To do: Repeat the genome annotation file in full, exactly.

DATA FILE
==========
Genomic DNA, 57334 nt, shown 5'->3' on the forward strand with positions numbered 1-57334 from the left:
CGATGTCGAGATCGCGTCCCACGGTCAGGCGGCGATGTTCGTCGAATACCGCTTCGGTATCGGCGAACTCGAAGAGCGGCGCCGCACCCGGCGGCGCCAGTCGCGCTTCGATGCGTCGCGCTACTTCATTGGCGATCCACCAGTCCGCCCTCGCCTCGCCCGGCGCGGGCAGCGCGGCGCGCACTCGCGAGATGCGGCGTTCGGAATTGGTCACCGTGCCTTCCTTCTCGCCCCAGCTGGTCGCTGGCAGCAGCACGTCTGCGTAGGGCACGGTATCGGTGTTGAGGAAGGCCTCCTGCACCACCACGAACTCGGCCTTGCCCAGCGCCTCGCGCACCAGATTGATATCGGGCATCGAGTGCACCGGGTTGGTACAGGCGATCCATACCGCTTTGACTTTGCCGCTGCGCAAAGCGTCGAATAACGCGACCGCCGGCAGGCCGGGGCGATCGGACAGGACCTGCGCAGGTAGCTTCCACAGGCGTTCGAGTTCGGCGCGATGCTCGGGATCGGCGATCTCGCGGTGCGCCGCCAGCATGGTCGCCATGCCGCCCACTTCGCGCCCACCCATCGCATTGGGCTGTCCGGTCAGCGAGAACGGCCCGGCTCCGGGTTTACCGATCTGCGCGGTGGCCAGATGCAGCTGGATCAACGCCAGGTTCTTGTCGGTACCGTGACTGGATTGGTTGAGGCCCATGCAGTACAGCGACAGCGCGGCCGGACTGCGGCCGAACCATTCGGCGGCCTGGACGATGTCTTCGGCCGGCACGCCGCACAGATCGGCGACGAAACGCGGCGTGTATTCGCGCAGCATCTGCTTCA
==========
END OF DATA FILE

Genomic DNA, 57334 nt, shown 5'->3' on the forward strand with positions numbered 1-57334 from the left:
CGATGTCGAGATCGCGTCCCACGGTCAGGCGGCGATGTTCGTCGAATACCGCTTCGGTATCGGCGAACTCGAAGAGCGGCGCCGCACCCGGCGGCGCCAGTCGCGCTTCGATGCGTCGCGCTACTTCATTGGCGATCCACCAGTCCGCCCTCGCCTCGCCCGGCGCGGGCAGCGCGGCGCGCACTCGCGAGATGCGGCGTTCGGAATTGGTCACCGTGCCTTCCTTCTCGCCCCAGCTGGTCGCTGGCAGCAGCACGTCTGCGTAGGGCACGGTATCGGTGTTGAGGAAGGCCTCCTGCACCACCACGAACTCGGCCTTGCCCAGCGCCTCGCGCACCAGATTGATATCGGGCATCGAGTGCACCGGGTTGGTACAGGCGATCCATACCGCTTTGACTTTGCCGCTGCGCAAAGCGTCGAATAACGCGACCGCCGGCAGGCCGGGGCGATCGGACAGGACCTGCGCAGGTAGCTTCCACAGGCGTTCGAGTTCGGCGCGATGCTCGGGATCGGCGATCTCGCGGTGCGCCGCCAGCATGGTCGCCATGCCGCCCACTTCGCGCCCACCCATCGCATTGGGCTGTCCGGTCAGCGAGAACGGCCCGGCTCCGGGTTTACCGATCTGCGCGGTGGCCAGATGCAGCTGGATCAACGCCAGGTTCTTGTCGGTACCGTGACTGGATTGGTTGAGGCCCATGCAGTACAGCGACAGCGCGGCCGGACTGCGGCCGAACCATTCGGCGGCCTGGACGATGTCTTCGGCCGGCACGCCGCACAGATCGGCGACGAAACGCGGCGTGTATTCGCGCAGCATCTGCTTCA